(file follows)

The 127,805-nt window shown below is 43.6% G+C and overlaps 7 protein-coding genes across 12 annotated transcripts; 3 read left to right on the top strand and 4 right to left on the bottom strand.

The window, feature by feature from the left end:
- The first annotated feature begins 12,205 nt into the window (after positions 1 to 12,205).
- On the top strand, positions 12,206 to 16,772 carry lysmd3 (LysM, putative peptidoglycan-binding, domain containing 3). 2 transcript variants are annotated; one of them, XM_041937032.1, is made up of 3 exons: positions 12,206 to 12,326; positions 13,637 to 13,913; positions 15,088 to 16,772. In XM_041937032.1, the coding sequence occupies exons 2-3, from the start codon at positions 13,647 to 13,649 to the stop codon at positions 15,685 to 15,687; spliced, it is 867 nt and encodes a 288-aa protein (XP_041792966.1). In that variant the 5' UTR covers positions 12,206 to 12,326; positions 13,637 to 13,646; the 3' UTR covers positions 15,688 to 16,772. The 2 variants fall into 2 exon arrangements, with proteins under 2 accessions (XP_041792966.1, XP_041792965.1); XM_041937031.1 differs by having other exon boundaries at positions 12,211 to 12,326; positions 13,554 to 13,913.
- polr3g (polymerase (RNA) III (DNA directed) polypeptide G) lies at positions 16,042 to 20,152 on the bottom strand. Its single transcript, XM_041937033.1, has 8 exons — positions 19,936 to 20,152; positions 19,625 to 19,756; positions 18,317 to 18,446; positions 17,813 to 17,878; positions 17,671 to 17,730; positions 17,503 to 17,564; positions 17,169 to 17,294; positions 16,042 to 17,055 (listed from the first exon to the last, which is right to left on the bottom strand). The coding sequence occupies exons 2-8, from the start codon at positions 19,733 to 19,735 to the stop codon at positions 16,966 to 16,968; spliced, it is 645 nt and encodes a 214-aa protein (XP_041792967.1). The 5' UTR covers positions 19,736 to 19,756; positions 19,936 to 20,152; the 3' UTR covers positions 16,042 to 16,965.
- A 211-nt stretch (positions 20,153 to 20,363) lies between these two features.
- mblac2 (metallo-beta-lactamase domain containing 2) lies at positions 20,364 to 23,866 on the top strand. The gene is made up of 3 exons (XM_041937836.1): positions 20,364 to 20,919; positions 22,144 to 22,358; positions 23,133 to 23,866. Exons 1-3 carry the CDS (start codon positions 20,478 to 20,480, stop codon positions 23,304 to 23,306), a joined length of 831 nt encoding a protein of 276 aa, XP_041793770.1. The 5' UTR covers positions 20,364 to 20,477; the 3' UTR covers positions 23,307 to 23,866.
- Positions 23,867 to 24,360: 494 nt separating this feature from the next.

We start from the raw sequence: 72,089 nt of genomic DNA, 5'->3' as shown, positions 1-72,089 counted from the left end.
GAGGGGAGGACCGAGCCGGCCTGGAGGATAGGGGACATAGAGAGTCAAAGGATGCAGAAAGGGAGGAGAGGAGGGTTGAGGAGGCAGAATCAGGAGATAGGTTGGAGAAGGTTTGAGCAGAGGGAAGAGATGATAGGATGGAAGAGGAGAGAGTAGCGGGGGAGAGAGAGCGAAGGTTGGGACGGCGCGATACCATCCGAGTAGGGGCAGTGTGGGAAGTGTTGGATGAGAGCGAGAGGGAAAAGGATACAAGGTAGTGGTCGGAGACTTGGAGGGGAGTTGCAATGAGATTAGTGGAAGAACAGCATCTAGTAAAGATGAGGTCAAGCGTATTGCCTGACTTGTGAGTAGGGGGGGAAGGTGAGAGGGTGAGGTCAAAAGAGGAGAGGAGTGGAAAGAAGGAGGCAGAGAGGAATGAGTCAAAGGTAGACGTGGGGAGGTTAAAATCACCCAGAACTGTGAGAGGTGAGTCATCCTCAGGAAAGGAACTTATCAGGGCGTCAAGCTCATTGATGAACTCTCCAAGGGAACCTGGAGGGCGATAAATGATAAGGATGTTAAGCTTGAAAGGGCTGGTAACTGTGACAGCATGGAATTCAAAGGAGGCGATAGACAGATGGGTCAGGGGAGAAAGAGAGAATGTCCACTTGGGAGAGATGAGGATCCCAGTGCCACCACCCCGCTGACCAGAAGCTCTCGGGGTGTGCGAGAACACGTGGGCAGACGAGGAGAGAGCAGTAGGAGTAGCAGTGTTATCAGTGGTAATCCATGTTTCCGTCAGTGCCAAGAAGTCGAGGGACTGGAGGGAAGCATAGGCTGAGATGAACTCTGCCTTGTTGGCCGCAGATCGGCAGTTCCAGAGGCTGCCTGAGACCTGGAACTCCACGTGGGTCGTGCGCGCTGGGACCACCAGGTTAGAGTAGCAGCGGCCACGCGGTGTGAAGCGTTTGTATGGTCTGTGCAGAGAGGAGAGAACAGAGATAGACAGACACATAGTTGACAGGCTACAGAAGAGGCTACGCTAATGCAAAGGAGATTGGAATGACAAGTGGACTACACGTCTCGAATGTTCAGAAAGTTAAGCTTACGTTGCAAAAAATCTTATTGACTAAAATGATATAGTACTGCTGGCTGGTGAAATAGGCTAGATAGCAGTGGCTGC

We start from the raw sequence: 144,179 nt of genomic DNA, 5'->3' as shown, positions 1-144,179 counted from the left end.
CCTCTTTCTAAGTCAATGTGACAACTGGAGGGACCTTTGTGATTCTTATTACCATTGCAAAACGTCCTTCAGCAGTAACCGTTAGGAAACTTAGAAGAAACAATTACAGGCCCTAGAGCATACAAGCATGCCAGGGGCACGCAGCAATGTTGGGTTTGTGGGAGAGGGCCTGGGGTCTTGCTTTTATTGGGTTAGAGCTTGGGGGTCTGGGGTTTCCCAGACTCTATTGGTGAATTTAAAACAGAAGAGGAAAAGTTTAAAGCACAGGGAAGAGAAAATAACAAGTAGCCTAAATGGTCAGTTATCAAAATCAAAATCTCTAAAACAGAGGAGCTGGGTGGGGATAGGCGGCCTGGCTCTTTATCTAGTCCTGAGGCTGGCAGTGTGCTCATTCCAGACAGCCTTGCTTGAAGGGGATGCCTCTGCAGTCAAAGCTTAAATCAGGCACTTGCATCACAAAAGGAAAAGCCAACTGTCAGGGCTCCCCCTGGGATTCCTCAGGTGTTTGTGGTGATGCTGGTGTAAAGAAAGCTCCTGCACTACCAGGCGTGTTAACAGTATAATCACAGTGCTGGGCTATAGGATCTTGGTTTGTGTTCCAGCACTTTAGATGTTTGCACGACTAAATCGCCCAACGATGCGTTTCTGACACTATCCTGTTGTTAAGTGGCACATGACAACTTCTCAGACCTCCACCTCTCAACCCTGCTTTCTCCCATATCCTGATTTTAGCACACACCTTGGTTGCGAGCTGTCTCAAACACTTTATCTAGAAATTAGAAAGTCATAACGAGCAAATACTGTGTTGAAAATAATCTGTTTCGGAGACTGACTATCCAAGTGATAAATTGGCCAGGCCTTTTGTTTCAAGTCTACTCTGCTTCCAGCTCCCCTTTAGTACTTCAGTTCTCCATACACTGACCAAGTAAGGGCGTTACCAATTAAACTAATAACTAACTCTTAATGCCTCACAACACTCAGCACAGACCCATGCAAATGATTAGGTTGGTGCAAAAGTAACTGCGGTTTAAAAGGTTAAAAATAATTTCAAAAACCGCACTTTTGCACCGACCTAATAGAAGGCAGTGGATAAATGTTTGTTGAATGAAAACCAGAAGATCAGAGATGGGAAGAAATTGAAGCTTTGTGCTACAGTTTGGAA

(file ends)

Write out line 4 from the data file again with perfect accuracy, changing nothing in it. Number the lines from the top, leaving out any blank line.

- On the top strand, positions 12,206 to 16,772 carry lysmd3 (LysM, putative peptidoglycan-binding, domain containing 3). 2 transcript variants are annotated; one of them, XM_041937032.1, is made up of 3 exons: positions 12,206 to 12,326; positions 13,637 to 13,913; positions 15,088 to 16,772. In XM_041937032.1, the coding sequence occupies exons 2-3, from the start codon at positions 13,647 to 13,649 to the stop codon at positions 15,685 to 15,687; spliced, it is 867 nt and encodes a 288-aa protein (XP_041792966.1). In that variant the 5' UTR covers positions 12,206 to 12,326; positions 13,637 to 13,646; the 3' UTR covers positions 15,688 to 16,772. The 2 variants fall into 2 exon arrangements, with proteins under 2 accessions (XP_041792966.1, XP_041792965.1); XM_041937031.1 differs by having other exon boundaries at positions 12,211 to 12,326; positions 13,554 to 13,913.